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Prof. Perry Moriearty to Receive Top Clinical Teaching Award

April 23, 2016

The Association of American Law Schools’ Section on Clinical Legal Education has selected Professor Perry Moriearty as the recipient of its 2016 Shanara Gilbert Award. The award, the nation’s most prestigious honor for clinical teachers, is given annually to an “emerging clinician” (one who has specialized in clinical education for 10 years or fewer) who has demonstrated, among other qualities, “a commitment to teaching and achieving social justice, particularly in the areas of race and the criminal justice system; a passion for providing legal services and access to justice to individuals and groups most in need; and service to the cause of clinical legal education.” Moriearty, who joined the Law School faculty in 2008 and holds the Vaughan G. Papke Clinical Professorship in Law, teaches and writes in the areas of juvenile law and justice, criminal law, and race and the law. She co-directs the Child Advocacy and Juvenile Justice Clinic.

“Perry earned this award through her unmatched commitment to social justice and clinical teaching,” Dean David Wippman commented, and, in nominating materials submitted to the AALS Clinical Section, Moriearty’s colleagues and students called her career “an archetype for how a clinician can combine teaching, scholarship, and law reform advocacy.”

Over the past three years, Moriearty has led her clinic in cutting-edge work related to the 2012 U.S. Supreme Court decision Miller v. Alabama, in which the court ruled that mandatory life sentences without the possibility of parole were unconstitutional for juvenile offenders. In a widely cited 2015 article, Moriearty argued that Miller should apply retroactively; in January 2016, in Montgomery v. Louisiana, the Supreme Court held that Miller is, indeed, retroactive. Moriearty has also done critical work examining the media’s 1990s-era preoccupation with juvenile “superpredators” and the corresponding increase in racial disparities in juvenile confinement. Since her arrival at the Law School, Moriearty has been a catalyst for significant growth and change in the clinical program, and she has helped the school make tremendous strides in improving the status of clinicians and achieving a closer integration of doctrinal and clinical faculty. Her students are nearly unanimous in their praise for her teaching, calling her “inspiring, engaging, constructively challenging, and always available to help, in every sense.”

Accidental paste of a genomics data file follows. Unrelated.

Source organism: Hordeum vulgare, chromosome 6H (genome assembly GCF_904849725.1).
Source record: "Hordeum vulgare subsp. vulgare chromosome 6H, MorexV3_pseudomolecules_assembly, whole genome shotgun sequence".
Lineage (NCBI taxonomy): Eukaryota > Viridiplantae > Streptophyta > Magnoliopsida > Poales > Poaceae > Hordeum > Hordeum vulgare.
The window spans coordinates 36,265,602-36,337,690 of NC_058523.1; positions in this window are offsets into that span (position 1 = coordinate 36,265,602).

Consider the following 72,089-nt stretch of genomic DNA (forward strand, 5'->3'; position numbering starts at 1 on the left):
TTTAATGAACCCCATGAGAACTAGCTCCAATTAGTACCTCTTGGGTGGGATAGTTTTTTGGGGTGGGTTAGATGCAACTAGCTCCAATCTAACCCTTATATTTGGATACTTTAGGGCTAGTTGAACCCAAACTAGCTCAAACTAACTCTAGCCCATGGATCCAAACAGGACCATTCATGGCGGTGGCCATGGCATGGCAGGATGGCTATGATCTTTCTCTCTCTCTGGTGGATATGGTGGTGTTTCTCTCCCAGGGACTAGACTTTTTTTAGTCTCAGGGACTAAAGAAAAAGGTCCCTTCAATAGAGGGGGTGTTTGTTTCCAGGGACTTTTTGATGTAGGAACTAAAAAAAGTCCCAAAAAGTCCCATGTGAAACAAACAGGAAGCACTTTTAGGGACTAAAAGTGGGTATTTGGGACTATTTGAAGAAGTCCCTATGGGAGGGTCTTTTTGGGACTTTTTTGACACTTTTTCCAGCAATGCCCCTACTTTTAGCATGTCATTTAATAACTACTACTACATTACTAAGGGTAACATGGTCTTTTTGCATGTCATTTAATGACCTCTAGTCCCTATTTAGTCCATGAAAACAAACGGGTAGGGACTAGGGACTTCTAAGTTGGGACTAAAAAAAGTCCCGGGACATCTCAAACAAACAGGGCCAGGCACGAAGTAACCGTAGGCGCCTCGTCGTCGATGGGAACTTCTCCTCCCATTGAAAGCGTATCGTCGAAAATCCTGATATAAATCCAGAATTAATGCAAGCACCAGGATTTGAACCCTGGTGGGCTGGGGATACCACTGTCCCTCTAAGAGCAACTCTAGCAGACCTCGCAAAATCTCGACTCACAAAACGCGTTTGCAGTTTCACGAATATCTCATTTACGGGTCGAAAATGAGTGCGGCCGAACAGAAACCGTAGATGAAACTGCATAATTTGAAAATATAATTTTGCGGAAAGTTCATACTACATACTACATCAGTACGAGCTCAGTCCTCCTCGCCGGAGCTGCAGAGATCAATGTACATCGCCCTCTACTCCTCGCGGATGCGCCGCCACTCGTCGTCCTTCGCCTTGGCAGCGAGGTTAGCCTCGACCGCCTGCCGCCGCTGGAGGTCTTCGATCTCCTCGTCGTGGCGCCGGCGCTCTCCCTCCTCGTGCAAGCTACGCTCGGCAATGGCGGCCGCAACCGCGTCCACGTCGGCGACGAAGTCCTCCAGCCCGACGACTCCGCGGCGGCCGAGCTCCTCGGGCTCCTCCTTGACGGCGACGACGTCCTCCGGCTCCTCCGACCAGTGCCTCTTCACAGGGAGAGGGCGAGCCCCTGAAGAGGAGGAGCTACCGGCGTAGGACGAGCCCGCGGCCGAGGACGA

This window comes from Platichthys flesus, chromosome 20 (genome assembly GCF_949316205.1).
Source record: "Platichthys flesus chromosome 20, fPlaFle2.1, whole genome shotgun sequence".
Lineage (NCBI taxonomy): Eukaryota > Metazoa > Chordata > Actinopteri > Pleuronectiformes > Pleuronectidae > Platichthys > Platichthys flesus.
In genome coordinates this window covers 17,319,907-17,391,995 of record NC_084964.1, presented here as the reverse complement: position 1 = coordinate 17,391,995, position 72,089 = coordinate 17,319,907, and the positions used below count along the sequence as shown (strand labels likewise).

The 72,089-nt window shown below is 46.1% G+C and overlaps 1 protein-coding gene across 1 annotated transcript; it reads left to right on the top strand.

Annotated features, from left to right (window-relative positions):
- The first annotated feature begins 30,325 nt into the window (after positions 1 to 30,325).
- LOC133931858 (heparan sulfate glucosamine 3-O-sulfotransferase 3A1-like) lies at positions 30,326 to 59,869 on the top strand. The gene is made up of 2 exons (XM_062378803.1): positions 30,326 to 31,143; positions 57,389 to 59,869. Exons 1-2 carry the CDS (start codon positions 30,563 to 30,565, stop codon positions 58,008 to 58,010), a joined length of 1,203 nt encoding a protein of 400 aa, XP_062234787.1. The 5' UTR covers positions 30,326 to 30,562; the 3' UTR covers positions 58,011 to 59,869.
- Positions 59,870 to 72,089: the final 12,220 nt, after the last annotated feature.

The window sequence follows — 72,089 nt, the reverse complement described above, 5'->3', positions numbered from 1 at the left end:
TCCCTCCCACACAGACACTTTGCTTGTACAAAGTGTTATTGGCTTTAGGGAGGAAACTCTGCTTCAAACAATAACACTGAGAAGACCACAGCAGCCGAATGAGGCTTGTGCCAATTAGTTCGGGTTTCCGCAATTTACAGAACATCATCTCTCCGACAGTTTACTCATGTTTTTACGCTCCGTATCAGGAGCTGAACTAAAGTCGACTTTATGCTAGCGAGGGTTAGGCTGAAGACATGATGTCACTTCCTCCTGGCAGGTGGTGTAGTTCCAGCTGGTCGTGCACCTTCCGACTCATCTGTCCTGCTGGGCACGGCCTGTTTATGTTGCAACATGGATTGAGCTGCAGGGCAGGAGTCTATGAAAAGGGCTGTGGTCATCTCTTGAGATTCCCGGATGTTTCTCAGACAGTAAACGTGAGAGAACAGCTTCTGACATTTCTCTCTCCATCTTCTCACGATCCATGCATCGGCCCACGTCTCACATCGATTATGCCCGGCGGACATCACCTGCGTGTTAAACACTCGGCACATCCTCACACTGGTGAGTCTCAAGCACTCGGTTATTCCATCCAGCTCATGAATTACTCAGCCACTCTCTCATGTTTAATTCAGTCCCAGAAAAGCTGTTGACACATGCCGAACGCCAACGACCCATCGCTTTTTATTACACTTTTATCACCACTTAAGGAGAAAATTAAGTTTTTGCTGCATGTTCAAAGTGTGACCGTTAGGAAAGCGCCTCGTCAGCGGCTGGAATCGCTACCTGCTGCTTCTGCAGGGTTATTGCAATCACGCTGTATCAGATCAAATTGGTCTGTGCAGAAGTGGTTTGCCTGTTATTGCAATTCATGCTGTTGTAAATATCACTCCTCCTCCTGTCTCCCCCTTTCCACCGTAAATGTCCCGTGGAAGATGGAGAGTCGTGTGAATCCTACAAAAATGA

Moriearty will receive the Shanara Gilbert Award during the AALS Annual Conference on Clinical Legal Education, to be held April 30-May 3 in Baltimore.

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